As the curtain descends, the ominous shadow of an Old Woman approaches, and Ugly realizes that he has unwittingly wandered into the garden of a small cottage.

Act Two

Ugly, who has been tentatively exploring the living room of the cottage, ducks behind a couch as he hears Old Woman address her cat, Queenie, and pet hen, Lowbutt, in the next room. Old Woman leaves the cottage as Queenie and Lowbutt enter the living room. Queenie immediately discovers an unrecognizable footprint on the carpet and traces it to Ugly. Queenie and Lowbutt are domesticated animals. They are used to a certain standard of living, unlike farm animals like Ugly ("It Takes All Sorts"). Ugly, although initially wary of Queenie the cat, feels fairly safe with the odd couple.

Queenie suddenly realizes that Lowbutt is missing her favorite television program. She turns on the TV in the middle of "America's Most Feathered," where Jay Bird interviews Ida about the progress of finding her lost duckling. Upon seeing her, Ugly cries out for his mother. Before Queenie can call the program to reunite the mother and son, the doorbell rings; none other than the persistent Cat, barely disguised as papa Drake, is at the door. Ugly immediately sees through the deception and recognizes the conniving Cat. When Cat sees Queenie, he tears off his disguise in an irrepressible attraction to the voluptuous feline. The two dance a flirtatious and seductive rhumba as Lowbutt does everything she can to throw a wet blanket on the pair ("Together"). As a final resort, Lowbutt shoves Ugly out the door, knowing that the coy Cat will follow. True to form, Cat, despite his attraction to Queenie, runs off after Ugly. The relieved Lowbutt consoles her seduced and abandoned housemate.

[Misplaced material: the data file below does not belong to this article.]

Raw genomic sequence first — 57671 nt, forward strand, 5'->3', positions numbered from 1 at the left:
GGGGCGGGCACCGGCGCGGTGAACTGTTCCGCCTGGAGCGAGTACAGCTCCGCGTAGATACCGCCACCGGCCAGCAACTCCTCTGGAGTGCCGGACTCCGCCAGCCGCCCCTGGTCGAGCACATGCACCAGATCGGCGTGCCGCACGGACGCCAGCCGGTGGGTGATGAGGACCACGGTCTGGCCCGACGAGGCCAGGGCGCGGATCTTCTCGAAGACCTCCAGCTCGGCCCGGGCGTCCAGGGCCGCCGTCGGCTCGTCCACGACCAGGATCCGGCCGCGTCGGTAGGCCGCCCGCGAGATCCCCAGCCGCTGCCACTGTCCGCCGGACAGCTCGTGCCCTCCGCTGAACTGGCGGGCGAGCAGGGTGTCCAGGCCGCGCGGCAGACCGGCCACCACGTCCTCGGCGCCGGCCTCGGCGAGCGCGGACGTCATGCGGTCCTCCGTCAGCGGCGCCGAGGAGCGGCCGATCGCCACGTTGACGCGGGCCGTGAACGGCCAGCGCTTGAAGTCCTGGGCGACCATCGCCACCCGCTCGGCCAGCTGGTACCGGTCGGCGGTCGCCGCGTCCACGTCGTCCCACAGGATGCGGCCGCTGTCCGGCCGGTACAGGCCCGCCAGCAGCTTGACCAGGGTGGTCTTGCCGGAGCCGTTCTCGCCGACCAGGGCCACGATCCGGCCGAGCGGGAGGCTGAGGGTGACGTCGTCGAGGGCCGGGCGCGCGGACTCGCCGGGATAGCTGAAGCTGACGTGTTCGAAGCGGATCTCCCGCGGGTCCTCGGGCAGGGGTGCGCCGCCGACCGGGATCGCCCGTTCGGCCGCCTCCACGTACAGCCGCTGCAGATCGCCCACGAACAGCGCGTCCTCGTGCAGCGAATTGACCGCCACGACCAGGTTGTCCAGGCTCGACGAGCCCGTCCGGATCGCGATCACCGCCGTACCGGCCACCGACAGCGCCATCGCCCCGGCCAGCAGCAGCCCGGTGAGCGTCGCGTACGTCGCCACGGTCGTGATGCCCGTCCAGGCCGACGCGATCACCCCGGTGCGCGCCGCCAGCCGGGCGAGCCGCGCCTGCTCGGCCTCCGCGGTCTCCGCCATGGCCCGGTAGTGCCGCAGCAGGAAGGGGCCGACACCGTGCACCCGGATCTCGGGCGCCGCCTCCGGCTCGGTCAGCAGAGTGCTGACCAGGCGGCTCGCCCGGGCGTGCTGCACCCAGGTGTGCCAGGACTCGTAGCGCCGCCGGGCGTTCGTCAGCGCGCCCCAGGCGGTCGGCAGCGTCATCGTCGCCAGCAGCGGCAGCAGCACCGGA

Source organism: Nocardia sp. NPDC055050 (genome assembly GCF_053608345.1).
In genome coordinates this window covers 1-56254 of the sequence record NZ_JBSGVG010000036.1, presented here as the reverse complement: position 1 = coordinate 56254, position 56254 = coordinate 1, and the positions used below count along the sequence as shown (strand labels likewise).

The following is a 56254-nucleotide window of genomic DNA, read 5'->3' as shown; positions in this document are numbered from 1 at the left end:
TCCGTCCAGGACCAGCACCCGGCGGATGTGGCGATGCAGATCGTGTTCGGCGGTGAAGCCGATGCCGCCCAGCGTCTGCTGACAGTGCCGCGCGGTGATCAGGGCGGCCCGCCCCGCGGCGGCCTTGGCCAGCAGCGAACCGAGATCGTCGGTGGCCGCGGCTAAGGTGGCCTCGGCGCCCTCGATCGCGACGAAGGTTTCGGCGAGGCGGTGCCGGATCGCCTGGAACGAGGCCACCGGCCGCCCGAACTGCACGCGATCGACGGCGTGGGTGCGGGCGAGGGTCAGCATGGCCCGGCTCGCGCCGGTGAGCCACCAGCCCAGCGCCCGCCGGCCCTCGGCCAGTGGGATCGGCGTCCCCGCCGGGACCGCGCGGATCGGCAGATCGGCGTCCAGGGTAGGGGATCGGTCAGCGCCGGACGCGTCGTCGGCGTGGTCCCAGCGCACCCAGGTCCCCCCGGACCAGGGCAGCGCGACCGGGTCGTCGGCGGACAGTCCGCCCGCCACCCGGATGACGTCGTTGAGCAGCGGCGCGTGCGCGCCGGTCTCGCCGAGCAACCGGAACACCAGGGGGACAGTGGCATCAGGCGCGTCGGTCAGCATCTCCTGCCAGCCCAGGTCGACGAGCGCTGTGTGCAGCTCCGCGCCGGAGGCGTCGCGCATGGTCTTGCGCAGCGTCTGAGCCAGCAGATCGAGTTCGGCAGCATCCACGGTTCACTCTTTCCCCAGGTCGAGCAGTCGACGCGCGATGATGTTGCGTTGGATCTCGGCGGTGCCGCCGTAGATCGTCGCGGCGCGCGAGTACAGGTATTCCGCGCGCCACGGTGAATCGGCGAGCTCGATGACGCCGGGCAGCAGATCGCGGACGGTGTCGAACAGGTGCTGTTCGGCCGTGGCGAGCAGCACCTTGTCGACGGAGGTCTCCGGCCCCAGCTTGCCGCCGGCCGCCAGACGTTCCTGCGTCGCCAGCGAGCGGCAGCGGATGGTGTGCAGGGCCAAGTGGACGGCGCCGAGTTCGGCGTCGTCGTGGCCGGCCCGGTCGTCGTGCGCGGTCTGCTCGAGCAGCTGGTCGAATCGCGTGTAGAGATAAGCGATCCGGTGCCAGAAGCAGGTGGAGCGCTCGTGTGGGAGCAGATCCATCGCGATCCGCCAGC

Meanwhile, back at the duckyard, Drake is burdened with the brunt of responsibility for minding the brood after Ida has gone off in search of her lost son ("The Collage"). The townspeople voice their opinions on the futility of Ida's search as we see Ida talking to Greylag and then Lowbutt and Queenie.

Ugly then encounters Penny, the most beautiful bird he has ever seen, tangled in fishing line. A chivalrous Ugly comes to the lovely swan's rescue. When Penny learns that Ugly is lost and alone, she eagerly suggests that Ugly join her flock and fly south for the winter; they will both return to search for his family next spring. Ugly is sorely tempted to take advantage of her offer, but opts to stay on and search for his worried mom. Penny embraces Ugly in her soft, white wings and takes off with a resounding "honk." Ugly is confused when he hears the familiar cry. He declares his love for the snowy-feathered Penny, but despondently concludes that she will forget an ugly bird like him ("Now I've Seen You").